Northern blot-analysis using NAM16 as probe. 2.5 microgram of poly(A)+-RNAs from normal newborn (P0) brains were electrophoresed, blotted to Hybond N nylon membranes (Amersham), and hybridized with α32P-labeled DNA probes.
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Figure 3: Northern blot-analysis using NAM16 as probe. 2.5 microgram of poly(A)+-RNAs from normal newborn (P0) brains were electrophoresed, blotted to Hybond N nylon membranes (Amersham), and hybridized with α32P-labeled DNA probes.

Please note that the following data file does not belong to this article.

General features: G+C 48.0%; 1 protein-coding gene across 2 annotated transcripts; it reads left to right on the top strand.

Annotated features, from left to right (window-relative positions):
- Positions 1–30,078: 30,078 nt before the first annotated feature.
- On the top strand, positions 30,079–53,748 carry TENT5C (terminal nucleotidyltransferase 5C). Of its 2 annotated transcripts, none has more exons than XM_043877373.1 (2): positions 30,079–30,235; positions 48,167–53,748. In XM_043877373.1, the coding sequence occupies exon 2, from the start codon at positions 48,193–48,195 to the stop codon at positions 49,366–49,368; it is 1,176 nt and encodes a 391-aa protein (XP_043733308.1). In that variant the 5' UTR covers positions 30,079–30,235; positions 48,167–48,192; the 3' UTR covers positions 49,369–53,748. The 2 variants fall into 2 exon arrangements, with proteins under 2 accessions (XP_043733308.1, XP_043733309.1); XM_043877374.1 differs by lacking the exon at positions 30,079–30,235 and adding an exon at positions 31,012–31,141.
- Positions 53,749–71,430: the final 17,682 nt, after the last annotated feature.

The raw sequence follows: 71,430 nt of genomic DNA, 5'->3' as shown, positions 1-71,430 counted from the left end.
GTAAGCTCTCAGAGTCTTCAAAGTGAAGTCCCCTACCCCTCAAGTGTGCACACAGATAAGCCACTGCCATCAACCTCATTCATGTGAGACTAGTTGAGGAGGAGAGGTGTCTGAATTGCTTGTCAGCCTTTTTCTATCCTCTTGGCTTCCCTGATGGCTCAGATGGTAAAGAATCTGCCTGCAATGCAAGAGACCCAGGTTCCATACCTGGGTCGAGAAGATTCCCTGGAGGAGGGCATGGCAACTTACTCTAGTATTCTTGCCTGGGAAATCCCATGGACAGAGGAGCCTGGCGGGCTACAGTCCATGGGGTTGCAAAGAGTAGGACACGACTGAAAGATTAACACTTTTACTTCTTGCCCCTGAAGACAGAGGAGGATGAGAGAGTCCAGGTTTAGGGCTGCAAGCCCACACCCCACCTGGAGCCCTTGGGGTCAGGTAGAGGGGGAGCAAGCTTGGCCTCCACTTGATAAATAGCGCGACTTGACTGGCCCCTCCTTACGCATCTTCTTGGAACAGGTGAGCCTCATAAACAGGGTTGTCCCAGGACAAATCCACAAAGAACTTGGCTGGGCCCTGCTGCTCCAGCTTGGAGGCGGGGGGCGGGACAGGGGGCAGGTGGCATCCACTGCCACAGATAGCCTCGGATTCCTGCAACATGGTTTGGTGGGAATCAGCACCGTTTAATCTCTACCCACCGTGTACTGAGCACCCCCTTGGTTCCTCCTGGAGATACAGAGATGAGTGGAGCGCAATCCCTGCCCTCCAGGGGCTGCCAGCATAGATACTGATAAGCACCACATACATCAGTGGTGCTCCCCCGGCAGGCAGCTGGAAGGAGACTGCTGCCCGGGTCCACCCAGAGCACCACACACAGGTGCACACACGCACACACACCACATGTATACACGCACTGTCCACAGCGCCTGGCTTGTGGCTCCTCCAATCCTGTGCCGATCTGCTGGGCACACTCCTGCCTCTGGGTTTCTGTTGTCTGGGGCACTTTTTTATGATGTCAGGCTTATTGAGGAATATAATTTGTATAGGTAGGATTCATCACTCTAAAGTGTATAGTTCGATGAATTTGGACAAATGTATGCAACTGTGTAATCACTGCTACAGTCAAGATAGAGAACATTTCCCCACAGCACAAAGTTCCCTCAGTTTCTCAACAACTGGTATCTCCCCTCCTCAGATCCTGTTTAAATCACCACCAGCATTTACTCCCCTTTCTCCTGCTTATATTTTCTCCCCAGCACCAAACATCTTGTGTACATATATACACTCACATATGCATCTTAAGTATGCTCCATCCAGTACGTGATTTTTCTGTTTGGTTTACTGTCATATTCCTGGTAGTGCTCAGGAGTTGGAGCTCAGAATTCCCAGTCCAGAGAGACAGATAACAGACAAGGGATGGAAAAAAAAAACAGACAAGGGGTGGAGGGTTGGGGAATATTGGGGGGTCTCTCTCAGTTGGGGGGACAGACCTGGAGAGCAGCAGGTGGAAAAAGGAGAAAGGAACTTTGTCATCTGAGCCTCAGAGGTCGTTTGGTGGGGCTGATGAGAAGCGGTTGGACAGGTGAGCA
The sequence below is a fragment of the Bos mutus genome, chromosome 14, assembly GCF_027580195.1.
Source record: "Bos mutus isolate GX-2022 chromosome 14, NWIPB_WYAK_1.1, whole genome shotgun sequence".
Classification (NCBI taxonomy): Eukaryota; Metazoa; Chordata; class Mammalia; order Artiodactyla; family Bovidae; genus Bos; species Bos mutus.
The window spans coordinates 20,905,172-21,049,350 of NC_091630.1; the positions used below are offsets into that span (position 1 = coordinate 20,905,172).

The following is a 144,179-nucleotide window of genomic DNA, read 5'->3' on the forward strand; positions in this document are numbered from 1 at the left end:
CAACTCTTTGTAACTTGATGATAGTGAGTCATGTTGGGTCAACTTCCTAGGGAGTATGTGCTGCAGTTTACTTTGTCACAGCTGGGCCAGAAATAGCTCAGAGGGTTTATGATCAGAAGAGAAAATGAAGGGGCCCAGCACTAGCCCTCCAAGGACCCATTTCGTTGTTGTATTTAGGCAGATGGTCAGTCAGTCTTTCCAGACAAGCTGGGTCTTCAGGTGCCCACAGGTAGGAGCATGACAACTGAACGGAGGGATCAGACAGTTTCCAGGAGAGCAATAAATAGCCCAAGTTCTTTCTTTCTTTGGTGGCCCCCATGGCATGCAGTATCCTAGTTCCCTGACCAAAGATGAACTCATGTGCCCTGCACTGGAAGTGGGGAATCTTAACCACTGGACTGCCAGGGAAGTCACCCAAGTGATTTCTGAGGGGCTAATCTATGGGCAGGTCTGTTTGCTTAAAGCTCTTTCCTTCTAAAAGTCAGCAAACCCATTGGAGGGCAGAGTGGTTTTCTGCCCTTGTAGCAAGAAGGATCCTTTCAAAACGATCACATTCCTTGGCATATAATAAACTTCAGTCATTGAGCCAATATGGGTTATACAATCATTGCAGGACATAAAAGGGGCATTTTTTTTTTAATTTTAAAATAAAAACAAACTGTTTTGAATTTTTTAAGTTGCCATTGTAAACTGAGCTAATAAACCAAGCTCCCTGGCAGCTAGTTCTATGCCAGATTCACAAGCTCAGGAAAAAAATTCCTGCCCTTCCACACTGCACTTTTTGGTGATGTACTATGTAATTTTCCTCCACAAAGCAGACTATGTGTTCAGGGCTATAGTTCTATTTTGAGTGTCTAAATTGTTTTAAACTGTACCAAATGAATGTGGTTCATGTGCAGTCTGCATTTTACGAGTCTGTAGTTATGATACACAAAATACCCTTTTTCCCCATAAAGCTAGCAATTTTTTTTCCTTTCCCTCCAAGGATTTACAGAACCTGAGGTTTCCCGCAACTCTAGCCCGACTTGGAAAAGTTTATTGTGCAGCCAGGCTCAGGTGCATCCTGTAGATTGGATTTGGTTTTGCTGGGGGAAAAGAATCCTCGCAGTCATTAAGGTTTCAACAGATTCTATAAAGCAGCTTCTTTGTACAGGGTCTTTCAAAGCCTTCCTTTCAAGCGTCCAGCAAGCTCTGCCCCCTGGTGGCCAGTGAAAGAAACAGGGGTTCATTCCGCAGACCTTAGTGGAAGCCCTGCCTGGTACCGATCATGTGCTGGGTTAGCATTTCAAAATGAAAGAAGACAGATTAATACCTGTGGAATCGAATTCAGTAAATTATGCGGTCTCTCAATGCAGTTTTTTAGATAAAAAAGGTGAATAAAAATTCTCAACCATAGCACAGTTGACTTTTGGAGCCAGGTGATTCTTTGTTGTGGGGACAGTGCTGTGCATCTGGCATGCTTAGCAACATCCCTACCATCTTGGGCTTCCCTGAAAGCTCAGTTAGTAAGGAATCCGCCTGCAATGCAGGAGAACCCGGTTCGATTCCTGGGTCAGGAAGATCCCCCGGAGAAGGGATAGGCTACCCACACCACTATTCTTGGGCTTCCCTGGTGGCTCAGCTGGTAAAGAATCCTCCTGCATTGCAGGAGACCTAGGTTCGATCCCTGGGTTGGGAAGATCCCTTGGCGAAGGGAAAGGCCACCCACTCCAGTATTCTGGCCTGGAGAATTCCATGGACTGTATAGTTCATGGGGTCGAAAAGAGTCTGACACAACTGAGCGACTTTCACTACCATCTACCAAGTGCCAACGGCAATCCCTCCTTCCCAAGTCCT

Mentions: We were interested in applying RDA to examine how the extracellular protein Reelin influences the expression of specific genes during brain development. For the subtractive hybridization, a representation from normal newborn mice brains was used as the driver. The tester derived from scrambler (mDab1-deficient) brains at the same developmental stage. Whereas the representations showed a typical smear in gel electrophoresis (Fig. 2A), the product of the first round of the modified RDA protocol had reduced complexity, with only a few prominent bands (Fig. 2B). In contrast, in a parallel subtraction carried out with the same tester and driver DNA preparations by following the classical protocol of Hubank and Schatz, a difference product showing a few discrete bands was obtained only after the second round of enrichment (DP-2), as shown in Fig. 2D. The whole products DP-1 (Fig. 2C) and DP-2 (Fig. 2D) were cloned into pCR2.1 (Invitrogen). Six and 8 different cDNA fragments were obtained respectively, from DP-1 and DP-2. None of the 8 DP-2 fragments was differentially expressed. Among the six DP-1 fragments, two were from known mouse genes that code for proteins involved in general cellular functions (alpha-tubulin (Tuba1)) and DNA-metabolism (M-phase phospho-protein); one was highly similar to a novel human gene and three had partial homology to mouse EST. Among the novel fragments cloned, a partial 530 bp long cDNA could be extended to 1146 bp by using alignment with genomic and EST databases, and verification by RT-PCR. Northern blot analysis revealed that this gene is expressed in the brain as an approximately 6.5 kb mRNA (Fig. 3). Duplicate quantitative Northern blots analysis of normal (N), reelin-deficient and mDab1-deficient (scrambler) mRNA was carried out by hybridising blots sequentially with the radiolabeled candidate fragment and with a control beta-actin probe. The signals were estimated using a Cyclone-Phosphor Imager apparatus and the OptiQuant program. As shown in Fig. 4, the expression level of this new gene is comparable in normal and reelin-deficient brains but is reduced by about 50% in Dab1deficient brains. This observation of reduced expression in the Dab1-mutant mouse brain suggests that this novel gene is a potential partner in the Reelin-signalling pathway implicated in brain development. Because the database searches revealed that this fragment did not match any known entry, it was provisionally named Nam16. The full-length message and its characterization are currently under investigation.